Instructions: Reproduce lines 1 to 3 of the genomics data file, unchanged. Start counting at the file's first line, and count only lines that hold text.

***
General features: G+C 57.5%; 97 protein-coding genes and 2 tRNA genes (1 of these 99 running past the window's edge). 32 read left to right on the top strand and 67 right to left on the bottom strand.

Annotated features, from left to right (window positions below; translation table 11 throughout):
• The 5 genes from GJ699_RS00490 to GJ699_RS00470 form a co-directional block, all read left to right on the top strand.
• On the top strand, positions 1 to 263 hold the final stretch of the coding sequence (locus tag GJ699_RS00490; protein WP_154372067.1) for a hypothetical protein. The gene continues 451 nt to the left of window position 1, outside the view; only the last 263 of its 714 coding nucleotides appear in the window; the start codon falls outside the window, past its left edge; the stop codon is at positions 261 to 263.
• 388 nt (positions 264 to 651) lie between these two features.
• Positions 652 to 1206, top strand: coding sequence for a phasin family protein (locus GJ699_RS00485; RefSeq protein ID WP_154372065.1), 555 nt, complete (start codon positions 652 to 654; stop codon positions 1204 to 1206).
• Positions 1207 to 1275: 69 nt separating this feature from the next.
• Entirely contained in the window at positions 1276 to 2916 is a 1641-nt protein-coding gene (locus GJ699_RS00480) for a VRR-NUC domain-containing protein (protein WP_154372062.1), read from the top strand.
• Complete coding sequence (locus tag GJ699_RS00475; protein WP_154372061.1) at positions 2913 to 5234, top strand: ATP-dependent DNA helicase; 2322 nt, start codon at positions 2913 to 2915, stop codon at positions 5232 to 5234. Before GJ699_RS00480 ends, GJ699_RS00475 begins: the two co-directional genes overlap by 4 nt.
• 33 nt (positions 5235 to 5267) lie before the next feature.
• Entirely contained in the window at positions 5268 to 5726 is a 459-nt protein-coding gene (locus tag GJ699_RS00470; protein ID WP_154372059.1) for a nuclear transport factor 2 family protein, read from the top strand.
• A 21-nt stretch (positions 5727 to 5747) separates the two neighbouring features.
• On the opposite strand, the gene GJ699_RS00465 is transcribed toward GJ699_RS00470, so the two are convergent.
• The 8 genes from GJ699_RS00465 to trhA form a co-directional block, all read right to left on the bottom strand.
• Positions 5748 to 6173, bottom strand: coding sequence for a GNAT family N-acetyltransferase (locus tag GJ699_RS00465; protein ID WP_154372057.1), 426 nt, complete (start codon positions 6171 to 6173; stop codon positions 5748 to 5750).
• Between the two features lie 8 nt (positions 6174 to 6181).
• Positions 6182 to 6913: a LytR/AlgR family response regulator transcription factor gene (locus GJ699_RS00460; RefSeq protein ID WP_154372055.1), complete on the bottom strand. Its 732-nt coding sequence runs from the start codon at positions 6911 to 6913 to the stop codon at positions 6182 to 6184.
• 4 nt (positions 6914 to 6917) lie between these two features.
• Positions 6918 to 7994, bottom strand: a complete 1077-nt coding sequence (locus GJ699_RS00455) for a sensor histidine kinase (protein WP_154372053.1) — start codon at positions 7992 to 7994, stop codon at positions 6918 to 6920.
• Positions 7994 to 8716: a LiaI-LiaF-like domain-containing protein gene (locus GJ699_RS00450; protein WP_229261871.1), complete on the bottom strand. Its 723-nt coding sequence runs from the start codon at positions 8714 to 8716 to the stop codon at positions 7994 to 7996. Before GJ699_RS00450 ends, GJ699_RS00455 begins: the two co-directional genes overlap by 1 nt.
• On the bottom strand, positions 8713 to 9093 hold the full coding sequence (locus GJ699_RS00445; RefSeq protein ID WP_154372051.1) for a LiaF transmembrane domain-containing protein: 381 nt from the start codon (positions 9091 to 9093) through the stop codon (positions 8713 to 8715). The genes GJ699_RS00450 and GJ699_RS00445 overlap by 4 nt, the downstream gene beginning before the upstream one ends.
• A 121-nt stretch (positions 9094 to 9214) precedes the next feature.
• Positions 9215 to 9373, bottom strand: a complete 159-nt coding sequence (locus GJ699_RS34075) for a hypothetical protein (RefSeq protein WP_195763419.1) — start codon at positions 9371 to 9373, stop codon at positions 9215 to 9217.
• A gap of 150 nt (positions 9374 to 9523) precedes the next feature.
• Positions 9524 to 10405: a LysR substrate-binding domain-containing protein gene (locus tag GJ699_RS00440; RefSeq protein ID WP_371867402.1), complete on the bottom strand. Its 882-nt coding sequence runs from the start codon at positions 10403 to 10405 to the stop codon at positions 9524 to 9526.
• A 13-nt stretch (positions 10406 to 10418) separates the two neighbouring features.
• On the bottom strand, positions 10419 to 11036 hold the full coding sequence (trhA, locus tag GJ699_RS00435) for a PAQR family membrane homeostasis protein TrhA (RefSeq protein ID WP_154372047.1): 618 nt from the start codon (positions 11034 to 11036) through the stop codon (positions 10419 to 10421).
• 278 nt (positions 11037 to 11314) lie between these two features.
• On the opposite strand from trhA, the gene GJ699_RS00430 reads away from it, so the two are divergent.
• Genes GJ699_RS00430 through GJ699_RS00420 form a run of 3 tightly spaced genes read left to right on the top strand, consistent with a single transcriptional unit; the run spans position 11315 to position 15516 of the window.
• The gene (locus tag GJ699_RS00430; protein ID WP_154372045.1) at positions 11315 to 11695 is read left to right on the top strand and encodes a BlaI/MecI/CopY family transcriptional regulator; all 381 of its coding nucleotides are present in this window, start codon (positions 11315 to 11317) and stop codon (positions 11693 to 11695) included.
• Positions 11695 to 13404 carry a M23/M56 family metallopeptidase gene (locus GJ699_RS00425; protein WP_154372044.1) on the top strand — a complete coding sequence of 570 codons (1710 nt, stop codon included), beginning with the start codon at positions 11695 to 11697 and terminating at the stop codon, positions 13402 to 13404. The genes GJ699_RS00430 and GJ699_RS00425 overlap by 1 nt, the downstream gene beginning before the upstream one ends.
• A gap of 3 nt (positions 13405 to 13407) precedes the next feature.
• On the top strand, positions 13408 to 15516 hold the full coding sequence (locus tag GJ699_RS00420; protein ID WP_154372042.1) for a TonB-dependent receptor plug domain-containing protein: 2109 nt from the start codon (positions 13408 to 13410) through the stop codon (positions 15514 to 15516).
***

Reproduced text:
General features: G+C 57.5%; 97 protein-coding genes and 2 tRNA genes (1 of these 99 running past the window's edge). 32 read left to right on the top strand and 67 right to left on the bottom strand.

Annotated features, from left to right (window positions below; translation table 11 throughout):
• The 5 genes from GJ699_RS00490 to GJ699_RS00470 form a co-directional block, all read left to right on the top strand.